A family of poor, shiftless and over-fecund “white trash,” the Ewells, lives in a small Southern town next to a trash dump in a hovel into which rats crawl through the missing windowpanes. Their bodies are crawling with lice, a fact that leads a teacher to send one of the boys home from school. Robert E. Lee “Bob” Ewell, the patriarch of the white underclass clan, it is strongly implied, subjects his daughter Mayella to incestuous rape. When Mayella tries to seduce an innocent young black man, Tom Robinson (who is a credit to his race, as they used to say), her enraged white trash father accuses Robinson of attempted rape. In his trial for rape that follows, Robinson is represented by a virtuous member of the Southern white gentry class, attorney Atticus Finch. Finch tries to make it clear that the white trash woman was the sexual aggressor, but in spite of his “slut-shaming” defense, the racist jury convicts Robinson and sends him to prison, where he is soon killed. Humiliated by the exposure of his white trash family’s sex secrets, Bob Ewell threatens Atticus Finch’s children, only to be killed by Boo Radley, a misunderstood, mentally-retarded, middle class neighbor with a heart of gold. Finch and the sheriff agree to pretend that Bob Ewell fell on his knife, something a drunken white trash lout might plausibly do.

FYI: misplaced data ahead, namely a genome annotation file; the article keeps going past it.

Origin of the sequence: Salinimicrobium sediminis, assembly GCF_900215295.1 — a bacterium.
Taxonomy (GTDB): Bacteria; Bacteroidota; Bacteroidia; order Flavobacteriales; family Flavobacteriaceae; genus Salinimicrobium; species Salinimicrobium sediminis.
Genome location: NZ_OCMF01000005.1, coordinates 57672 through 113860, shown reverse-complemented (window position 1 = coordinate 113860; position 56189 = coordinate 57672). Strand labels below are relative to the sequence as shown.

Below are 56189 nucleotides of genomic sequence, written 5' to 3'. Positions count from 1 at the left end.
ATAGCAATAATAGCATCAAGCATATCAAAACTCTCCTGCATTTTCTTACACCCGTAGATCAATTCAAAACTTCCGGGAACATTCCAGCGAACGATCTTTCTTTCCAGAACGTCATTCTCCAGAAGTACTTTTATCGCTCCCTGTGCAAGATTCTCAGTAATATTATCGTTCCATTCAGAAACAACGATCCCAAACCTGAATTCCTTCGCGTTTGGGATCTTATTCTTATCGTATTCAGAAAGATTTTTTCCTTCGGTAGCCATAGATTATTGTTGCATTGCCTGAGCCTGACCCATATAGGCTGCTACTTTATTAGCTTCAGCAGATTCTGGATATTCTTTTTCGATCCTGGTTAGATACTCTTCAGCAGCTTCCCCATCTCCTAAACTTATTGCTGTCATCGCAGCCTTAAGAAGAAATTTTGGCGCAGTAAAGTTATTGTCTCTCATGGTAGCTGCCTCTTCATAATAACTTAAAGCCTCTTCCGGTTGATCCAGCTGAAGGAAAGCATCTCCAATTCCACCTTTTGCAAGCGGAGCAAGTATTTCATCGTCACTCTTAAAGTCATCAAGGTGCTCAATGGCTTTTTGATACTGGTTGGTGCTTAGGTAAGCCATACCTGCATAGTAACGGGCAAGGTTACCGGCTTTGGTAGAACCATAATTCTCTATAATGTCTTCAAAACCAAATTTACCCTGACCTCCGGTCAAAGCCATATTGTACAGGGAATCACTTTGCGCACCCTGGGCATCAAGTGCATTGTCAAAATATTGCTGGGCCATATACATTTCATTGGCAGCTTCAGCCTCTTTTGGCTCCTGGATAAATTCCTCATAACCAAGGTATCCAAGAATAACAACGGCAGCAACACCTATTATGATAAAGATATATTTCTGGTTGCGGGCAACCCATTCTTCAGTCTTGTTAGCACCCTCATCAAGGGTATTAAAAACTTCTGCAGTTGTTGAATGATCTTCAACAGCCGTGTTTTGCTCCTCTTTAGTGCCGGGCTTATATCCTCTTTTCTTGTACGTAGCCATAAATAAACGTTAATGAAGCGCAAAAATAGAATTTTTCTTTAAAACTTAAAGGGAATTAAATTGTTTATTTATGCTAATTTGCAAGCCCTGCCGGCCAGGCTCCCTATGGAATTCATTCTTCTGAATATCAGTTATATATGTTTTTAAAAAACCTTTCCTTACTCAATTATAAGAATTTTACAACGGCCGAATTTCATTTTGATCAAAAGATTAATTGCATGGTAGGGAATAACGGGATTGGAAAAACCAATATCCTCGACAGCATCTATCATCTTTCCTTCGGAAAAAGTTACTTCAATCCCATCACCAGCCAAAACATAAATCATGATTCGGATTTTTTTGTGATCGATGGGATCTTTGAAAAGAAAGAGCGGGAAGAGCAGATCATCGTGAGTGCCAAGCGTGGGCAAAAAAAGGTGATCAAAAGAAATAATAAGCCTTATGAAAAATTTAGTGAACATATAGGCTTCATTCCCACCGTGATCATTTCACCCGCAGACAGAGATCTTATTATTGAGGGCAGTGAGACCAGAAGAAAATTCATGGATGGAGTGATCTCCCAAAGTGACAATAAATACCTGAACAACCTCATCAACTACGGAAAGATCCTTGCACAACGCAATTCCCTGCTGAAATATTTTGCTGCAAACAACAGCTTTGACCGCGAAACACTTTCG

When the plot is summarized directly in this way, rather than portrayed obliquely from the perspective of the endearing little girl Scout Finch, it is clear that the central struggle in To Kill a Mockingbird involves class, not race. The book’s theme is the class war within the white South between the noble gentry and the depraved poor. In a clever twist, thanks to the community’s racism the white underclass villain wins in court, but the gentry hero enjoys revenge at the end, thanks to a killing that is covered up by the local sheriff.